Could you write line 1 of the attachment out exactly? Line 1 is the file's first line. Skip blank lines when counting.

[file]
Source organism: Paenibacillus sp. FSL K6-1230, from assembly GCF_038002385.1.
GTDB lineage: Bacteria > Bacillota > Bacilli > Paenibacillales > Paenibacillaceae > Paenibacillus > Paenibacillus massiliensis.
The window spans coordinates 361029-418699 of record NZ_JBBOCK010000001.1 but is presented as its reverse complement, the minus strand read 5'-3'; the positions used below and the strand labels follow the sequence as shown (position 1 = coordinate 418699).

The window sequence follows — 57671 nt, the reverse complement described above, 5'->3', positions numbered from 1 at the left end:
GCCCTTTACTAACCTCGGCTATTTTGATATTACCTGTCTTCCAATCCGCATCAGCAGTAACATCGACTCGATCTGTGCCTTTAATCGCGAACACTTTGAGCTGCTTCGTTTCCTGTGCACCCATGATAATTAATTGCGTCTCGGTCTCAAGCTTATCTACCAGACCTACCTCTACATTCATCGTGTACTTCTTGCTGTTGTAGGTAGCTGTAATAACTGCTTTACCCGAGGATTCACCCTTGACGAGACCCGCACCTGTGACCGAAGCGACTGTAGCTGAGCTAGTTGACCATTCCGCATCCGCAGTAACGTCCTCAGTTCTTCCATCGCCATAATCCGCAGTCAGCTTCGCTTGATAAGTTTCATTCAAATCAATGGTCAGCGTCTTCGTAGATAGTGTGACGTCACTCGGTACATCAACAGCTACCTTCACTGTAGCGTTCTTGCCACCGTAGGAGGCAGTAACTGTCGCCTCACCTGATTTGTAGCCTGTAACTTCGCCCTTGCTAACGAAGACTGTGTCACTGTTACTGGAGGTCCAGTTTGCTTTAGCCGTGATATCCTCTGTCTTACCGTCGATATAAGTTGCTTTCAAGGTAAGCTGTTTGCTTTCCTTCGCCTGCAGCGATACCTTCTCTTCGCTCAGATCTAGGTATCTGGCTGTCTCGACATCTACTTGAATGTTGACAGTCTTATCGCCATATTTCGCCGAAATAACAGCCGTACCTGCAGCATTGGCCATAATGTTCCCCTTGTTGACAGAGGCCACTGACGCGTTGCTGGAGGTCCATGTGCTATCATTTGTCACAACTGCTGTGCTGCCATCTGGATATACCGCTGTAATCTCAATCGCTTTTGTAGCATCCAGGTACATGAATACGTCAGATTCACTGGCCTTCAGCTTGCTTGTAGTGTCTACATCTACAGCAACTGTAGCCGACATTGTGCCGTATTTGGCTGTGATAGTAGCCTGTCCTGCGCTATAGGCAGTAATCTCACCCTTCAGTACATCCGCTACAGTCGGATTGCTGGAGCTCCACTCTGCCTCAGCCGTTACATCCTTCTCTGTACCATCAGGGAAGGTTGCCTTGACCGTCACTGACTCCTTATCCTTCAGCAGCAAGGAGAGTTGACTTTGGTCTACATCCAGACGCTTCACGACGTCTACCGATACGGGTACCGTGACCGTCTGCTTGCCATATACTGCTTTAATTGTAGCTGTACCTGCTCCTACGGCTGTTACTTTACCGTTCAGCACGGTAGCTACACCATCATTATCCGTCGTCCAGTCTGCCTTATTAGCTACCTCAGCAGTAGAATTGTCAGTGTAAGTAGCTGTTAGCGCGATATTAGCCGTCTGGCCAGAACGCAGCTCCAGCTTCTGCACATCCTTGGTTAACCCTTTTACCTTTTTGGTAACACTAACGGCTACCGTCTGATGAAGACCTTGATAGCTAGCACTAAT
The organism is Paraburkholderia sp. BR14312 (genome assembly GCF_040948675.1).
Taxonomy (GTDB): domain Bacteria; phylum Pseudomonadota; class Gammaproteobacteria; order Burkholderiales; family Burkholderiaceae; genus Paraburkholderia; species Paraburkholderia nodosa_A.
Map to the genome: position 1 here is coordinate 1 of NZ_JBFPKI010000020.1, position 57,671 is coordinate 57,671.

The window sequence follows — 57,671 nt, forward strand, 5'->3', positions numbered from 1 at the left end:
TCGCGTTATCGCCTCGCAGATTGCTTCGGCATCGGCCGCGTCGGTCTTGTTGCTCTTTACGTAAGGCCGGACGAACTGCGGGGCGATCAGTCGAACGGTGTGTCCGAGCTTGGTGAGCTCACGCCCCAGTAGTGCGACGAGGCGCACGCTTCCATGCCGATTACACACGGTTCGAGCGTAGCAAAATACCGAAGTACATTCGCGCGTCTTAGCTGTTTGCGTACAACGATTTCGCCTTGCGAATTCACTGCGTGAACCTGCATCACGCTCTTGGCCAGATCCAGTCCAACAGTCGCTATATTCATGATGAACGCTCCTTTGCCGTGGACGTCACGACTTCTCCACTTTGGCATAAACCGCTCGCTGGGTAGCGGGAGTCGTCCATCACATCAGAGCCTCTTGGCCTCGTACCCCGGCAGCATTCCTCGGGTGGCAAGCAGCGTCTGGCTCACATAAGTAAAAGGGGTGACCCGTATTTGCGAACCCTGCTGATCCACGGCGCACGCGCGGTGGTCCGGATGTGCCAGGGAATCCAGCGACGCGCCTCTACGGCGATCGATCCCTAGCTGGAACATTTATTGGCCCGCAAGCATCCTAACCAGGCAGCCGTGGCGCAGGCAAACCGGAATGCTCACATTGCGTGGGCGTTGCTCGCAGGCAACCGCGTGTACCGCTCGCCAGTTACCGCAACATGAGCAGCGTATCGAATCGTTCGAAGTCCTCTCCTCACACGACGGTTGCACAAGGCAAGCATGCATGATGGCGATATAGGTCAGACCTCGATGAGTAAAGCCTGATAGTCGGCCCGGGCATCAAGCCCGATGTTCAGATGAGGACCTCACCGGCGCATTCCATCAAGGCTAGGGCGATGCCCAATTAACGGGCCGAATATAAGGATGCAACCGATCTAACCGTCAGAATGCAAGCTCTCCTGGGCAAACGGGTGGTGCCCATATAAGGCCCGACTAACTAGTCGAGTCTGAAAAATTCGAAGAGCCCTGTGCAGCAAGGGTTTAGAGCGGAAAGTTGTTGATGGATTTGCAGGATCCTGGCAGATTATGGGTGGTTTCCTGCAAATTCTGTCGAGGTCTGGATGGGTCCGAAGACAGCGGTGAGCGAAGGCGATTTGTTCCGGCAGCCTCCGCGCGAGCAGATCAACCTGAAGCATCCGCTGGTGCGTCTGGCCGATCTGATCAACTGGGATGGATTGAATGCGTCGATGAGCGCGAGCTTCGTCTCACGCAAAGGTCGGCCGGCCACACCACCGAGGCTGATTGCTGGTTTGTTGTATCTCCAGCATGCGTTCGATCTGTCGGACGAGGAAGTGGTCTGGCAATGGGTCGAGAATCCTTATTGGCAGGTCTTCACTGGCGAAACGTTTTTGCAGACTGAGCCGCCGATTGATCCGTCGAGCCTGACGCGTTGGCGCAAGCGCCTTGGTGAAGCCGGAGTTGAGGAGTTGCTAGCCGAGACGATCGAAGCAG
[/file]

Source organism: Paenibacillus sp. FSL K6-1230, from assembly GCF_038002385.1.